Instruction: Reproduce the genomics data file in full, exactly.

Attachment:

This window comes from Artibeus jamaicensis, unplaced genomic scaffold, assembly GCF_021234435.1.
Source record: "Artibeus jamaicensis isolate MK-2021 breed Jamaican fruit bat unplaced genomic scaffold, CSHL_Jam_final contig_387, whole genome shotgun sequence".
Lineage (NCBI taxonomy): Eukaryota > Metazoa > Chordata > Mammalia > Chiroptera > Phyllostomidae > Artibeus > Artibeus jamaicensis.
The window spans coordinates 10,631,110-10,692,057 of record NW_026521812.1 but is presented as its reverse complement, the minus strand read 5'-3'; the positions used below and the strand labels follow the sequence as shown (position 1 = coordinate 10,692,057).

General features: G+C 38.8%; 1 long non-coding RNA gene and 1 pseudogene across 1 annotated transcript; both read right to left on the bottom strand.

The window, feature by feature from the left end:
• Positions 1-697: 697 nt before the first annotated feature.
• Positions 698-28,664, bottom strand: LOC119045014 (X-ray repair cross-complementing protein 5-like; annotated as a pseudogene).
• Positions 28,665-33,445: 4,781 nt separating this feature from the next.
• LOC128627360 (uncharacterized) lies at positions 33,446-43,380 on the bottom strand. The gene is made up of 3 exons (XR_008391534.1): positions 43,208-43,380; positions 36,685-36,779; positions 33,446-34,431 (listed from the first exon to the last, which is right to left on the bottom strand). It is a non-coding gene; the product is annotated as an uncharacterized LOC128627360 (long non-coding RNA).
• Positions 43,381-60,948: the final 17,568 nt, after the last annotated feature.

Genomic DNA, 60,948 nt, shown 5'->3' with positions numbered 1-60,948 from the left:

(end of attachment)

This window comes from Artibeus jamaicensis, unplaced genomic scaffold, assembly GCF_021234435.1.
Source record: "Artibeus jamaicensis isolate MK-2021 breed Jamaican fruit bat unplaced genomic scaffold, CSHL_Jam_final contig_387, whole genome shotgun sequence".
Lineage (NCBI taxonomy): Eukaryota > Metazoa > Chordata > Mammalia > Chiroptera > Phyllostomidae > Artibeus > Artibeus jamaicensis.
The window spans coordinates 10,631,110-10,692,057 of record NW_026521812.1 but is presented as its reverse complement, the minus strand read 5'-3'; the positions used below and the strand labels follow the sequence as shown (position 1 = coordinate 10,692,057).

General features: G+C 38.8%; 1 long non-coding RNA gene and 1 pseudogene across 1 annotated transcript; both read right to left on the bottom strand.

The window, feature by feature from the left end:
• Positions 1-697: 697 nt before the first annotated feature.
• Positions 698-28,664, bottom strand: LOC119045014 (X-ray repair cross-complementing protein 5-like; annotated as a pseudogene).
• Positions 28,665-33,445: 4,781 nt separating this feature from the next.
• LOC128627360 (uncharacterized) lies at positions 33,446-43,380 on the bottom strand. The gene is made up of 3 exons (XR_008391534.1): positions 43,208-43,380; positions 36,685-36,779; positions 33,446-34,431 (listed from the first exon to the last, which is right to left on the bottom strand). It is a non-coding gene; the product is annotated as an uncharacterized LOC128627360 (long non-coding RNA).
• Positions 43,381-60,948: the final 17,568 nt, after the last annotated feature.

Genomic DNA, 60,948 nt, shown 5'->3' with positions numbered 1-60,948 from the left: